I arrived Bank of Industry, BOI with 25 years of fast-paced experience gained from reputable institutions such as KPMG, Guaranty Trust Bank, GTBank, Ecobank, Universal Trust Bank (acquired by Union Bank), United Bank for Africa, UBA Group and Heirs Holdings. I had run the largest Strategic Business Group in UBA successfully and led the regional expansion of UBA into 18 African countries. I had acquired a reputation for efficient execution, for getting things done and for being ethical. The then Honourable Minister of Industry, Trade and Investment, Dr. Olusegun Aganga, acknowledged this much during our pre-appointment meeting. He conducted background checks!
The situation at BOI on 19th of May 2014, the day I assumed duties increased the level of my anxiety. The financial statements of accounts for April 2014 were not available. Worse still, the accounts for March 2014 were still being finalized; that’s two clear months behind schedule. That’s equivalent to flying blind, going by the standards in the private sector. I had become accustomed to having the numbers within days of month-end at UBA Group, where I had been for eight years. I believe that accurate and up-to-date information is very essential for sound decision-making.
Meetings with the bank’s executive committee members, the Human Resources Management revealed to me that some of the executive committee members were highly qualified, but they only require the right kind of leadership. Within days of assumption, I had what you can describe as a rough “Current Position Assessment”: Fairly good management staff, weak governance structure, lack of strategic direction, the lending process was lengthy, unwieldy and grossly inefficient, there were lots of customer complaints, especially by SMEs, the bank’s non-performing loan (NPL) ratio was very high at 18% (the maximum ratio for development banks was set at 5% by the Central Bank of Nigeria) and the bank’s liquidity position was so tight that some previously approved loans were being disbursed in tranches.
The starting point was to mobilize all the staff to rally behind a set of vision and mission statements, which are noble enough to get everyone motivated. We hired KPMG Professional Services, who conducted a comprehensive diagnostic review following which strategic retreats were organized and by the end of 2014, a robust five-year Strategic Plan 2015-2019 was developed. Our Vision was to be the most impactful development bank in Africa. We organized all our strategic initiatives along two broad objectives: (1) to make significant developmental Impact on Nigeria’s Real Sectors (by funding industrial projects and SMEs) and (2) to adopt Global best practices in Risk Management, Operations, Human Resources, Finance, etc.
We developed a new set of core values with the acronym SPPIRIT: S for Service, P for Professionalism, P for Passion, I for Integrity, R for Resourcefulness, I for Innovation and T for Team work. (Note: By Resourcefulness, we meant the ability to do more with less, not just throwing money at problems, but being creative with problem-solving).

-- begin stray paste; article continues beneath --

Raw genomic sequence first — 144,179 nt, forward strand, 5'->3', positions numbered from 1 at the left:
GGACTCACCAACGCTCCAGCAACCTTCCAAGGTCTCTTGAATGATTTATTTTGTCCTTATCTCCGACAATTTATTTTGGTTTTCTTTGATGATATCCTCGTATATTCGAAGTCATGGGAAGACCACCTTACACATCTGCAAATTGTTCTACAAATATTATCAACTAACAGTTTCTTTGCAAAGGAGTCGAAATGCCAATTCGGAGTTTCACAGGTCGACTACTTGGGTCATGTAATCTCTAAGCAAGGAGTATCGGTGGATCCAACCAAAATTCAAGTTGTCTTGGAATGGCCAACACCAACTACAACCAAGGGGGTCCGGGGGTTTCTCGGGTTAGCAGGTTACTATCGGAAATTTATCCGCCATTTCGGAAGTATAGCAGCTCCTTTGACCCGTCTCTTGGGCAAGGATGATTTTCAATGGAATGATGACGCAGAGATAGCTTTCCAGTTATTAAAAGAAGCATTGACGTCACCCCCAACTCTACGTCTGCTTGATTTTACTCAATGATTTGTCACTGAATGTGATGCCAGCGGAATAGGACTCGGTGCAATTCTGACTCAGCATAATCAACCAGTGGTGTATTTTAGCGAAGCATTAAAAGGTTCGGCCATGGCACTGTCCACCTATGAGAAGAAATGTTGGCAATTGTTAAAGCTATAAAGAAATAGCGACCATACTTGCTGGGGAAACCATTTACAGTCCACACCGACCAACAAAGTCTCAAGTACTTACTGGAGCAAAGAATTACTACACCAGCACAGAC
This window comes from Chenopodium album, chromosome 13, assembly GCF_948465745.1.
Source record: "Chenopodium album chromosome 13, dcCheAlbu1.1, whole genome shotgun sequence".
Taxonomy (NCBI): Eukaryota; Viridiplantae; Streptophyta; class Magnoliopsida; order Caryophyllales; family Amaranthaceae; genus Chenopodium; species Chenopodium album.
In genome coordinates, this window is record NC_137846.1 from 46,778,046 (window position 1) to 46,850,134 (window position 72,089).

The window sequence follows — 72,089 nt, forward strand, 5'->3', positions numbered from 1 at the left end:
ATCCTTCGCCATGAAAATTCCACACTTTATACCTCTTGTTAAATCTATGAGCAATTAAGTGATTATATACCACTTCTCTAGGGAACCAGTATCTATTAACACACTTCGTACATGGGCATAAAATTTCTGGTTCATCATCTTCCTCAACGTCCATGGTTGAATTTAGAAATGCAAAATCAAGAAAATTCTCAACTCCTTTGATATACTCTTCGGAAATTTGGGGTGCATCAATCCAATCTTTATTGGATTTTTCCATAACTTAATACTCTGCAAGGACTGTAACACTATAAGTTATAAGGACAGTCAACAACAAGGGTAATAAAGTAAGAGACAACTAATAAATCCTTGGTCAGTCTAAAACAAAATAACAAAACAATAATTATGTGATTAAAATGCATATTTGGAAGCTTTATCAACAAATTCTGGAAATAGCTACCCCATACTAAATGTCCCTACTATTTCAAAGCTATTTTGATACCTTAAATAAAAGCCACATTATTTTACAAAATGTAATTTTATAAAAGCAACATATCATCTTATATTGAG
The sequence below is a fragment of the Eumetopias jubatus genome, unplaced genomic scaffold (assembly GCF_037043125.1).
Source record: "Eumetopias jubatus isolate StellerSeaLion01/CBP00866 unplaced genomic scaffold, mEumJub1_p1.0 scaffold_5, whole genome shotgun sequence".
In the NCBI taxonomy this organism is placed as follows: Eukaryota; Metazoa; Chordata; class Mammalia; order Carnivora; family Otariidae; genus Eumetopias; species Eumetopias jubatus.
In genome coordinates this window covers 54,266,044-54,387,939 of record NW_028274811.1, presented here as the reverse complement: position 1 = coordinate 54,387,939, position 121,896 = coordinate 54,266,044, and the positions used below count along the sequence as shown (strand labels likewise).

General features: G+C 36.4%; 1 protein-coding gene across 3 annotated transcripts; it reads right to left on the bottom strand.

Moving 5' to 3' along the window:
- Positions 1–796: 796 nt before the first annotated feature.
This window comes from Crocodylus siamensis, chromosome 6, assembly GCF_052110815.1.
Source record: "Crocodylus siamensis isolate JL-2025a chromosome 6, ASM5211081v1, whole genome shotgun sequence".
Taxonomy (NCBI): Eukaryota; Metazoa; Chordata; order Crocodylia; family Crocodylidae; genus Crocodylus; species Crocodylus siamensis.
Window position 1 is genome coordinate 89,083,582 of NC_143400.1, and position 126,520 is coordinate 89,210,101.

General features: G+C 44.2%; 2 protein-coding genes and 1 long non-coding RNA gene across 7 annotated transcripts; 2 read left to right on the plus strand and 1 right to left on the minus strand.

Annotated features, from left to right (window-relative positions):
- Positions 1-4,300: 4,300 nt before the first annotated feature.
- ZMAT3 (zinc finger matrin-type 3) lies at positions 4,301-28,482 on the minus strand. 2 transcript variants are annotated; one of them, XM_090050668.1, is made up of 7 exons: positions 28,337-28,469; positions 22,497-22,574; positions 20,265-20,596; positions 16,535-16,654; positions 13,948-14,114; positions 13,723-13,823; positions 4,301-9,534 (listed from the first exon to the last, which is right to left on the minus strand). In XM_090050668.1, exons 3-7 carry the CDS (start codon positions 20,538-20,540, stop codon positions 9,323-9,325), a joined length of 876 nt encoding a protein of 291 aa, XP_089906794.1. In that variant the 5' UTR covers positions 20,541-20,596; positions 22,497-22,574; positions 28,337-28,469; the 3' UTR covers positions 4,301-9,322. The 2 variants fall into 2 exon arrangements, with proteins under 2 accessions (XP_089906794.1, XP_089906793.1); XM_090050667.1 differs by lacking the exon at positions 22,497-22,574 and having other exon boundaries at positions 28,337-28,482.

The Board of Directors (with institutional representatives from Federal Ministry of Finance, Federal Ministry of Industry, Trade and Investment, the Central Bank of Nigeria and the Manufacturers Association of Nigeria) was very supportive. The Chairman, Alhaji Abdulsamad Rabiu was exceptional in his leadership of the board.
With the strategy and governance framework in place, we restructured the bank along the key industrial sectors (Agro Processing, Petrochemicals, Solid Minerals and Light Manufacturing) identified in the Nigeria Industrial Revolution Plan (NIRP), which had been launched in early 2014 by President Goodluck Jonathan. The NIRP had been developed in response to a report released by the UN Economic Commission for Africa (ECA) titled “Making the Most of Africa’s Commodities” released in 2013 and the UN Growth Commission Report 2008, to which the former Finance Minister, Dr. Ngozi Okonjo-Iweala, was a signatory.
Although we had executives with adequate experience in agro-processing, energy, and manufacturing, we didn’t have the required capacity to drive our activities in the solid mineral sector. Therefore, we organized a focused training session on mining for all management staff and followed this up with an international solid minerals seminar with speakers from Sierra Leone (the CEO of Sierra Rutile, which is listed on the London Stock Exchange) and South Africa (the Director of Mining Division at the Industrial Development Corporation). We sponsored our Group Head, Solid Minerals to attend the Mining Indaba in South Africa in 2015. The Mining Indaba is the biggest annual mining event in Africa with attendance from over 100 countries. This exposure was very instrumental to our subsequent forays in the mining sector.
From experience, whenever wholesale and retail businesses are combined in a department, the retail business tends to suffer neglect. Large industrial projects and SMEs were being served in a single directorate, and as a result, the SMEs were suffering. This was the rationale for creating a separate SME directorate in late 2014, to cater for the growing needs of SMEs, which constitute an important segment of the Nigerian economy. Waheed Olagunju, who had been ED-Business Development, was reassigned as ED-SMEs, a role which, I believe, prepared him very well for his current role as Acting MD, which he has so far discharged effectively, in my opinion…
By Rasheed Olaoluwa